Project managers get a bad rap.  They book too many meetings.  They make too many distracting requests for status updates.  They are just too much overhead in general, not providing enough value to justify their existence.  Where do these impressions come from?

This isn’t about necessarily condemning the time-worn practices of traditional waterfall project management, but rather about refocusing our attention on the reason we undertake projects in the first place.  Every project has an objective; that is the first thing every project manager learns.  So why is it that project management often gets wrapped up in so many other tangential activities?

Project managers are often focused entirely on the following;

1) Maintaining their project plan / Gantt chart

  • Making sure certain tasks planned for certain times start and end as planned, despite what project conditions may have impacted whether or not the original plan remains achievable

2) Different levels of management reporting

  • Constructing reports of various levels of detail for different management, steering committee meetings, depending on the enterprise

3) Capturing project metrics and status updates

  • Following up with individual team members for status updates on their various tasks and measuring those updates against the original plan

4) Deviations from baselines; avoiding them, or otherwise explaining them

  • Trying to understand, explain and report on project deviations from original plan, which are in reality unavoidable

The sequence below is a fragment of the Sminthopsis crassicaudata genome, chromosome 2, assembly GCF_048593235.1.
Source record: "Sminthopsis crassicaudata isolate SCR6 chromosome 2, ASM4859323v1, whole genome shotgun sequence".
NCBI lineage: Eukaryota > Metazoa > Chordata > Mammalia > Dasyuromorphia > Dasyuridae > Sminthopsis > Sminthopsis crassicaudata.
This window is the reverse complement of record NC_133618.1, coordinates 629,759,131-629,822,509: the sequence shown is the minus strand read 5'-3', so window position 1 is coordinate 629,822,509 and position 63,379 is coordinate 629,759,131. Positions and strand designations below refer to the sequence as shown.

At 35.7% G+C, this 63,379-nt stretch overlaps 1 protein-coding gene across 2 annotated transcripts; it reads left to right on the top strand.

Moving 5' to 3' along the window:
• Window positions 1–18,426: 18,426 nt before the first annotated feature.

While delivery managers are focused on the following;

1) Working business functionality

  • Delivering working, fully developed code/functionality that meets customer requirements

2) Obstacle/issue resolution

  • Working with team members and customers/clients to overcome or eliminate obstacles preventing effective project delivery

3) Process and team facilitation

  • Facilitating communications, transparency of information, and feedback loops between team members, and between the team and customer/client representatives

4) Continuous improvement

  • Facilitating team retrospectives, searching for ways to improve team performance and delivery, making sure ideas are followed through

The differences between these lists should be immediately obvious.  Traditional project management focuses on deliverables that are tangential to the actual project goal or objective, whereas delivery management is focused entirely on facilitating arriving at the project goal or objective.

The source of these fundamental differences can be traced back to methodology.  Traditional waterfall project management often demands a preponderance of formal documentation, such as plans, fully formed requirements documents, detailed status reports.  PMs working to the plan.

Agile development environments, by contrast, typically have a much lower threshold of formality or structure, leaving project managers and teams free to focus on resolving any issues or obstacles, facilitating communications within or between teams, and facilitating continuous improvement practices. DMs work the plan

The important mindset change that needs to happen is project managers need to reject the need for certain project management processes for their own sake, and really evaluate each process and effort the team is making to determine whether or not it contributes directly to delivering value.  For all of the effort spent around reporting, capturing metrics, or whatever activities take our focus away from core project/product delivery, the truth is this; whether or not one is delivering client value is the only metric that matters.